Then we moved onto Riverlights and spent a lot of time in this location as there was a lot to look at and take in. Compared to the other spaces that I visited this one, although it was more like a warehouse, complemented the work it held the best. It separated each body of work into clear sections, making it much easier to follow than other locations. Each body of work fitted this type of environment, which made in turn complemented each body of work, also there wasn’t too much work in the small space, all the work had enough space that it wasn’t squashed together. I have evaluated and looked into the work in more depth on a later page.
After this location we went back to the starting location, Q, as we wanted to let the majority of people leave that were in our large group so we could focus on the work without too many people around. The work was base across all different spaces, therefore it was necessary to move about the building. Predominantly the work wasn’t with other work in the centre, however there was the occasional instance that the work was in a place with other work or close to it, making it difficult at times to differentiate between the two.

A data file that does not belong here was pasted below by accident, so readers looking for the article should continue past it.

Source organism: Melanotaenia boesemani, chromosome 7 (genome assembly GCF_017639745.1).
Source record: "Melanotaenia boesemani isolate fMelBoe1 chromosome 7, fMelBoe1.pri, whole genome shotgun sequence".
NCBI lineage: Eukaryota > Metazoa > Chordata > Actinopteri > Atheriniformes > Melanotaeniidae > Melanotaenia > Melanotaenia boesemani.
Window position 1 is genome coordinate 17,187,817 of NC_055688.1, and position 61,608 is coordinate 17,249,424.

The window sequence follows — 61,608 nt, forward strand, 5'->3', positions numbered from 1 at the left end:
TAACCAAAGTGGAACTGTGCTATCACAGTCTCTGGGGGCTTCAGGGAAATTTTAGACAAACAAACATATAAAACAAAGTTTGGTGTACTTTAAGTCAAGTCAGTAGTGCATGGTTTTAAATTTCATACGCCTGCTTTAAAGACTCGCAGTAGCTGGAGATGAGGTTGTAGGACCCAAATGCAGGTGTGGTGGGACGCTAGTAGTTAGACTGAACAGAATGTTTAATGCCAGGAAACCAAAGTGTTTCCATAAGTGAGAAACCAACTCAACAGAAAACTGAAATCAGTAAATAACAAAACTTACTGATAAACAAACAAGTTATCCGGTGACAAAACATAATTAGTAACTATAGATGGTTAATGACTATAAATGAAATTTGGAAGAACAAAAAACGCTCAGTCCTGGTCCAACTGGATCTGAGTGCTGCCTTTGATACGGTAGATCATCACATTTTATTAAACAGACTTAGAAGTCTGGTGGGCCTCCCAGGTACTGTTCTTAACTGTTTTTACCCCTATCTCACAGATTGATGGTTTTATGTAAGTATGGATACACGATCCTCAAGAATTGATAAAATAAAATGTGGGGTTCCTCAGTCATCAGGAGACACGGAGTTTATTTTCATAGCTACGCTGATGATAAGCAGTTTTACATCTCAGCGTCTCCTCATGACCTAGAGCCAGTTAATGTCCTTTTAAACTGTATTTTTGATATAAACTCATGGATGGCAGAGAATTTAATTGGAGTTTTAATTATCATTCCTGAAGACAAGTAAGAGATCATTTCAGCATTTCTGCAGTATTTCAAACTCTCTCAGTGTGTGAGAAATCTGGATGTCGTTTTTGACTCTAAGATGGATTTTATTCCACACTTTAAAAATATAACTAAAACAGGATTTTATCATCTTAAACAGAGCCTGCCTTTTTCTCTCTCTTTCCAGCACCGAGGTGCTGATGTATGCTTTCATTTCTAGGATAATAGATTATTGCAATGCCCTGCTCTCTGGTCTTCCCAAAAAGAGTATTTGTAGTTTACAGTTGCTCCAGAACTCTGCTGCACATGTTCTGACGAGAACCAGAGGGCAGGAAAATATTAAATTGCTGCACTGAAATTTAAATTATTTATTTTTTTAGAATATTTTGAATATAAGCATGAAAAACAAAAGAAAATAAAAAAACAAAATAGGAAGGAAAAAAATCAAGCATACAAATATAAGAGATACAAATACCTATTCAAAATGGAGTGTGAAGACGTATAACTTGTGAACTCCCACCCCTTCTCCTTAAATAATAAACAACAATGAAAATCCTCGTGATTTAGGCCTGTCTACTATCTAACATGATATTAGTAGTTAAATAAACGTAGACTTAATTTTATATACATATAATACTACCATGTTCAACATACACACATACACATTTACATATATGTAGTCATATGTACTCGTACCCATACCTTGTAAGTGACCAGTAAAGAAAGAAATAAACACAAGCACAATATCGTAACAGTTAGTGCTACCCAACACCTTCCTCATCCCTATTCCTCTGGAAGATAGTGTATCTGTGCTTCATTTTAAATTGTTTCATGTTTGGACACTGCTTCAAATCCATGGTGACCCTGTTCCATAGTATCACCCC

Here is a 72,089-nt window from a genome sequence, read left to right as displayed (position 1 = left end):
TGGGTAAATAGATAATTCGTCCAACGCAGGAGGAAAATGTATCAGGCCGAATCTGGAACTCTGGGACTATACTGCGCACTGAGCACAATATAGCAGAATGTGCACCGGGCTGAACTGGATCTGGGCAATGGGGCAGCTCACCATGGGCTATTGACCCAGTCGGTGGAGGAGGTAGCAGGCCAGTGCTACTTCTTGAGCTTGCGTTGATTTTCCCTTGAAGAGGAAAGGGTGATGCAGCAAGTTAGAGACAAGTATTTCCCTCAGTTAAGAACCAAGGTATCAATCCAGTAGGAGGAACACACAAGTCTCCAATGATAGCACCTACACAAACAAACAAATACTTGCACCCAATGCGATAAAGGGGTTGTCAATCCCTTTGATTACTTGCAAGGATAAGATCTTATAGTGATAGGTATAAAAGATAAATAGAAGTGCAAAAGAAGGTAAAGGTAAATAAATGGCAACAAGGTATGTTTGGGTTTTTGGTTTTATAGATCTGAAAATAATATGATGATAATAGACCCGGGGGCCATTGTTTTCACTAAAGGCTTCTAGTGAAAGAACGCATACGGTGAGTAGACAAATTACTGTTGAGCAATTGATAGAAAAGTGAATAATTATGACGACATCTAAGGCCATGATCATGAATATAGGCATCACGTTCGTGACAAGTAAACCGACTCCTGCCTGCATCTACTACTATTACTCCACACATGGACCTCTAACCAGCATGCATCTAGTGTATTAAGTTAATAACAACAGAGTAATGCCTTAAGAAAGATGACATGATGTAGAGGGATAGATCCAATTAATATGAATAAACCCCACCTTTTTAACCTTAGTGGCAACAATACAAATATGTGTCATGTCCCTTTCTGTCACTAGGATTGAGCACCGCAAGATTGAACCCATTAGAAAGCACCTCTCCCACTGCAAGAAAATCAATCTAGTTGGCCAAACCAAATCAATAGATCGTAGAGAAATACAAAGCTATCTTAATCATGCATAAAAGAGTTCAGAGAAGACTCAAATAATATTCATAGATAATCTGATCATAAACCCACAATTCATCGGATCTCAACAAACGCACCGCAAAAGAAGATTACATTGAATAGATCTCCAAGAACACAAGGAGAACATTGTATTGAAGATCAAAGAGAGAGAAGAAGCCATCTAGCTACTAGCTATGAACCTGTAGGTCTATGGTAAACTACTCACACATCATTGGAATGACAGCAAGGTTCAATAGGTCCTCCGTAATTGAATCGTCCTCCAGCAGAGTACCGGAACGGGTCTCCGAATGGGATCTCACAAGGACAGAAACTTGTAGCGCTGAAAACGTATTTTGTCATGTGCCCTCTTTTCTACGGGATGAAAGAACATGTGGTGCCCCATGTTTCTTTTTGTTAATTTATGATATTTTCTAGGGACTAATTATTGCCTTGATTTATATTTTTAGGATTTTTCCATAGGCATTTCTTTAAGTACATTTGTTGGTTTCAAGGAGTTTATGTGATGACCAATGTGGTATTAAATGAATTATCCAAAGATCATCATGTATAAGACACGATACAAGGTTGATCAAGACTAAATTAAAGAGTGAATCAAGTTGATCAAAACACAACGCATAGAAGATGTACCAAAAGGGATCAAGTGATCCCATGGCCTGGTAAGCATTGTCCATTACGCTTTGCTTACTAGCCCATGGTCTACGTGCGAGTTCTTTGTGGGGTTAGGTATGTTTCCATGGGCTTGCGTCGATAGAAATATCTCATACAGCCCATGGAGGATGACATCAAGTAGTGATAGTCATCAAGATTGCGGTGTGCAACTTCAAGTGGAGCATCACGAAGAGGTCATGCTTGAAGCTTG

All of the work responds to the theme of Habitat differently, each artist bringing their own interpretation to the theme, it has been very intriguing to see the work presented by a vast array of photographers. However, it would be more insightful if the photographers intentions were made clear as the explanation that went with the work could be vague at times, I understand that it is to allow the viewer to make their own interpretation but it would clarify the questions I had about the work.